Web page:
McAfee Secure sites help keep you safe from identity theft, credit card fraud, spyware, spam, viruses and online scams
Share Print

You have not viewed any products recently.




The Timeless Pattern

December 3, 2013 03:08 PM

Anybody who thinks this through this will realize that we train patterns, not parts. Yoga, martial arts, kettlebells, dance, gymnastics and the wide array of natural movements caused by our environment are all brought to being through patterns, not by parts. The parts of the body and the structure of the body submit themselves to the will of the pattern.

Patterns that exploit opportunities to deal with force result in stronger parts. Patterns that rely on quick reaction time create parts that respond in an instant. Patterns that create flexibility yield parts that are extensible. In all of the situations that are real in life, we develop better patterns, and the parts respond. 


The essence of the term ‘functional exercise’ is exercise that carries over into numerous activities—activities that create fundamental foundations, which support more specific skills. These things are so important that they must have markers. Just like healthy brain waves have markers, healthy blood work has markers and healthy body composition has markers, shouldn’t healthy movement patterns have markers?

The Functional Movement Screen (FMS) is a test built on the layers of fundamental and functional movement that create markers to give feedback about movement pattern quality. Activities like gymnastics, martial arts and yoga usually have the intense scrutiny of a mentor, coach or instructor. These moving art forms are highly qualitative. Much of modern exercise has become largely quantitative, and therefore requires a skilled coach and trainer to maintain quality in the presence and pursuit of quantity.

It is in Western culture where we focus on the quantity of movement and neglect the quality of movement. Things that bring us back in balance will create a more holistic outcome. As we seek to train the quantities of strength, endurance, power and sports skills, let’s use something like a simple movement screen every four months to see if our pursuit of fitness also establishes function, and to see that our pursuit of quantities maintains a minimum standard of quality.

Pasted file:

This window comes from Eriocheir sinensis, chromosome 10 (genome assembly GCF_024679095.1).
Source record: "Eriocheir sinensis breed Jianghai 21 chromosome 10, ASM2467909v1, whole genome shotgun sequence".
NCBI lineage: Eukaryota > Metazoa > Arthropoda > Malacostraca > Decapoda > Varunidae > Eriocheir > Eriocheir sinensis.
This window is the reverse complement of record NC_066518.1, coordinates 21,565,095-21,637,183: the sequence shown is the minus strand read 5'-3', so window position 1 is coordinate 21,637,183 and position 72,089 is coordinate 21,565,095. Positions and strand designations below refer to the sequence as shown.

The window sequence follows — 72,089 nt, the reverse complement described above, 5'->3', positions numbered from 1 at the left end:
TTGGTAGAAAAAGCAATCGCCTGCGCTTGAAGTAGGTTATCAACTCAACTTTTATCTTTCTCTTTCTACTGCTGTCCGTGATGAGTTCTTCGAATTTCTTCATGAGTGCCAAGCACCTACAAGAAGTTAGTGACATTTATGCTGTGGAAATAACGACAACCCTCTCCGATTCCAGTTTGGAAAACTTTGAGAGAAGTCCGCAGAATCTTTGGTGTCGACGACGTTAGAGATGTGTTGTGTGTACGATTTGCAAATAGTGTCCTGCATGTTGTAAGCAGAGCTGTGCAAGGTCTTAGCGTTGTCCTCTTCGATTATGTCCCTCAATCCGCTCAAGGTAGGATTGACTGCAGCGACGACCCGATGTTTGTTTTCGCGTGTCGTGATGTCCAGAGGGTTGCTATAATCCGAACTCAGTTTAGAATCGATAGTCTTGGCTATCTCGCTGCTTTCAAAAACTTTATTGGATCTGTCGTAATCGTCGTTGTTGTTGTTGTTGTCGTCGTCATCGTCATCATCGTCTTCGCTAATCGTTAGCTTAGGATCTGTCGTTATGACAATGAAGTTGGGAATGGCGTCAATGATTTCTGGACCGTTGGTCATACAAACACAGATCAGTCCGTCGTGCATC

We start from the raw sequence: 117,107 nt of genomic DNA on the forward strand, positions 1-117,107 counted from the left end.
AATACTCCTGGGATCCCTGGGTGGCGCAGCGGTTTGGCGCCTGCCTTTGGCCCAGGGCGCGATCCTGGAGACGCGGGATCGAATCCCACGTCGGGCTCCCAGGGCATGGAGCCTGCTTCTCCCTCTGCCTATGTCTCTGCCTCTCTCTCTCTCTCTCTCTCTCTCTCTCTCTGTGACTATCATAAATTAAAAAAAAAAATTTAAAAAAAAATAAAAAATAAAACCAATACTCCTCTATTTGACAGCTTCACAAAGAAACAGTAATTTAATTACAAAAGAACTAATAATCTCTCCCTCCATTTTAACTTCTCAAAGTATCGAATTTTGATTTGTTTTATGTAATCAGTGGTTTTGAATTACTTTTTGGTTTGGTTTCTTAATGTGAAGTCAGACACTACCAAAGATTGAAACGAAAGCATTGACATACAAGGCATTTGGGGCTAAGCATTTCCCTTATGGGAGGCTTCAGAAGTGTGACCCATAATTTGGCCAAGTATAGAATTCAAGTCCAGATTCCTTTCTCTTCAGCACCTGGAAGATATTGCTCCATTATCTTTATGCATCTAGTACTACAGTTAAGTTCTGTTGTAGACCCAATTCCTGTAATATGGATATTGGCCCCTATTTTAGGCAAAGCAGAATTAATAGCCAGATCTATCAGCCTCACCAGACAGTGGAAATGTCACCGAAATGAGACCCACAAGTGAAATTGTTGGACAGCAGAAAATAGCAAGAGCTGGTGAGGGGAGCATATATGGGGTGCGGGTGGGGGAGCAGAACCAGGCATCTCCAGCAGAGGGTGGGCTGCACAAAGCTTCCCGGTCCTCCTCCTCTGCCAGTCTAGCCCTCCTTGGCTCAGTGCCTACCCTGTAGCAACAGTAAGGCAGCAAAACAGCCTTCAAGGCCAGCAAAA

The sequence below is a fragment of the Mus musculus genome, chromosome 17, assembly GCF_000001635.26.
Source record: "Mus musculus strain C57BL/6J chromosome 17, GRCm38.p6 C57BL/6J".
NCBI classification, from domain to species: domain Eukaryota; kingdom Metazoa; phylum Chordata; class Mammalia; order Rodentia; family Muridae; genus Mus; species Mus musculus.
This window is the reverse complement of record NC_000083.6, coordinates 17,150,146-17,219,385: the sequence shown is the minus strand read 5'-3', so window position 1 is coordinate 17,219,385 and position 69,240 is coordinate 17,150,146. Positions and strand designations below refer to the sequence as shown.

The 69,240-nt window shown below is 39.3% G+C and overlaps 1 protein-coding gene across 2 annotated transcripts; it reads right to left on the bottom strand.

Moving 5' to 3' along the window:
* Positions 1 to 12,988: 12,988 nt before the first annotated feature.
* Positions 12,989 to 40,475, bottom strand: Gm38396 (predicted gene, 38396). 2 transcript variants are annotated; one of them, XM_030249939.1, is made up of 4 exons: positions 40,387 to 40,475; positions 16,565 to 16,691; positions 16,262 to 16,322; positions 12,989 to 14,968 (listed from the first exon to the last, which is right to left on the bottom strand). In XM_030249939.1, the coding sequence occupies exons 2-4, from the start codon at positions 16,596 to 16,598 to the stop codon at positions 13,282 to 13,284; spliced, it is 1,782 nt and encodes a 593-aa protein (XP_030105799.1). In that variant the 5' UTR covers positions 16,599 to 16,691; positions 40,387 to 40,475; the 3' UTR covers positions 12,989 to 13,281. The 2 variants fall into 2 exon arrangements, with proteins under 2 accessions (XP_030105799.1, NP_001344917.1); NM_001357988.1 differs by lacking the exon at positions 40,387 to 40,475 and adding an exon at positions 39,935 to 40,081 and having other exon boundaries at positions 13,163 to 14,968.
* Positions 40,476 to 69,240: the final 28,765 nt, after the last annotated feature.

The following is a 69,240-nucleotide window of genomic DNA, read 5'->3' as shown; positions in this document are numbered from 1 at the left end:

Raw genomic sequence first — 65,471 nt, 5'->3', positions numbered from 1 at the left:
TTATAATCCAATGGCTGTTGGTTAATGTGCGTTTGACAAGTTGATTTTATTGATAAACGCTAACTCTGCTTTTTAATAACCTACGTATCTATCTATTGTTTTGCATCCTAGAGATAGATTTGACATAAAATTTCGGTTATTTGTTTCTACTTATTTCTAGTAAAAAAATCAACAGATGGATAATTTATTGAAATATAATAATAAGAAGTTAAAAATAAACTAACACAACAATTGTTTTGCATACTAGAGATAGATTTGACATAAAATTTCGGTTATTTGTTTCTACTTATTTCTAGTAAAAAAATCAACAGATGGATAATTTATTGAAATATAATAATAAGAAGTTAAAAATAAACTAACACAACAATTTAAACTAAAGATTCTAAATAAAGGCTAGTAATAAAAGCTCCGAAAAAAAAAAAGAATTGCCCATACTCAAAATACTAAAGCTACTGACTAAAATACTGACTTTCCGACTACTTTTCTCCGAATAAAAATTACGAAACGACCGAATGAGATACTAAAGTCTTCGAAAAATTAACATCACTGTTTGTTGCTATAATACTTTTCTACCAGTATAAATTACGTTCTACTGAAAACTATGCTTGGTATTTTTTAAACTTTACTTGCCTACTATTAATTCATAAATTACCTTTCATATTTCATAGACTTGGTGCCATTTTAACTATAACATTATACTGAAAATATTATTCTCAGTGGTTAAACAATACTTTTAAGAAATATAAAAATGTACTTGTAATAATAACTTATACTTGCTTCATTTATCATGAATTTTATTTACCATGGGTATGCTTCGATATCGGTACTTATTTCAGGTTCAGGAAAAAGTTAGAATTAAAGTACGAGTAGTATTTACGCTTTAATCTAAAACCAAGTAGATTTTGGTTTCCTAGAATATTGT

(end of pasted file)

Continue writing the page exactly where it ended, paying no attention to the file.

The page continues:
The people I’ve seen who have the greatest success using the Functional Movement Screen and the insight it provides in exercise program design have two distinct qualities.
  1. They practice the technical skill of movement screening until it becomes nearly automatic.
  2. They apply the principles of movement screening to themselves to manage their own movement quality.
These two distinct qualities demonstrate that it’s not enough to be a good practitioner. At a personal level, you must absolutely believe in what you do.

Here are a couple of action points.

If the concept of movement screening just feels right to you, you can get certified in the Functional Movement Screen in a home-study course. Once you’ve done that, we invite you to look at our curriculum.

This curriculum involves the Movement book, a lecture video on Applying the Model, a lecture video on Key Functional Exercises You Should Know and a lecture video on The Future of Exercise Program Design. As you learn the technical skill of Functional Movement Screening, you will develop your philosophy of functional movement and learn to use the systematic logic provided by the model of Functional Movement Systems.

If you’re a little skeptical and aren’t quite ready to take the step to become certified in the Functional Movement Screen, we still invite you to start with our curriculum and look at the logic behind the model. If you’d like to hear a lecture, watch the three videos I just mentioned. If you’re a reader, start with Movement.